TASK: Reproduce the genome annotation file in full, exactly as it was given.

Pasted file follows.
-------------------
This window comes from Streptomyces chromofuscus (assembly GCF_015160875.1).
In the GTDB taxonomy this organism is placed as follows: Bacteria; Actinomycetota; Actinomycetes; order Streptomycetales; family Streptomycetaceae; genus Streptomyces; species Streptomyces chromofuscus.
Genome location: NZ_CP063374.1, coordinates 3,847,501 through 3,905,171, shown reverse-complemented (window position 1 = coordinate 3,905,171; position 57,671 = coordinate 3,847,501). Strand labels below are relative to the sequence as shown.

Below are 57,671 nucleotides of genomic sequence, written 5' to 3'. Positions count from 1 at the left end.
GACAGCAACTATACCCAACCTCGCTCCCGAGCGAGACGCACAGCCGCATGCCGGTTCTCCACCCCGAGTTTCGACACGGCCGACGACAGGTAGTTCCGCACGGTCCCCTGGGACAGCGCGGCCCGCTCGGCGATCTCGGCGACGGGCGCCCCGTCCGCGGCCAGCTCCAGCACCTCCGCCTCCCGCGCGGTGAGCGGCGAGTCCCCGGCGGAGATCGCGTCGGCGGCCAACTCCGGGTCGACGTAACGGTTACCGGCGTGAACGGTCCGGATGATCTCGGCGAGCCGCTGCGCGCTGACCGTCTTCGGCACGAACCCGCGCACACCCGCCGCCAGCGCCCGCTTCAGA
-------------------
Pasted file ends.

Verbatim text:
This window comes from Streptomyces chromofuscus (assembly GCF_015160875.1).
In the GTDB taxonomy this organism is placed as follows: Bacteria; Actinomycetota; Actinomycetes; order Streptomycetales; family Streptomycetaceae; genus Streptomyces; species Streptomyces chromofuscus.
Genome location: NZ_CP063374.1, coordinates 3,847,501 through 3,905,171, shown reverse-complemented (window position 1 = coordinate 3,905,171; position 57,671 = coordinate 3,847,501). Strand labels below are relative to the sequence as shown.

Below are 57,671 nucleotides of genomic sequence, written 5' to 3'. Positions count from 1 at the left end.
GACAGCAACTATACCCAACCTCGCTCCCGAGCGAGACGCACAGCCGCATGCCGGTTCTCCACCCCGAGTTTCGACACGGCCGACGACAGGTAGTTCCGCACGGTCCCCTGGGACAGCGCGGCCCGCTCGGCGATCTCGGCGACGGGCGCCCCGTCCGCGGCCAGCTCCAGCACCTCCGCCTCCCGCGCGGTGAGCGGCGAGTCCCCGGCGGAGATCGCGTCGGCGGCCAACTCCGGGTCGACGTAACGGTTACCGGCGTGAACGGTCCGGATGATCTCGGCGAGCCGCTGCGCGCTGACCGTCTTCGGCACGAACCCGCGCACACCCGCCGCCAGCGCCCGCTTCAGA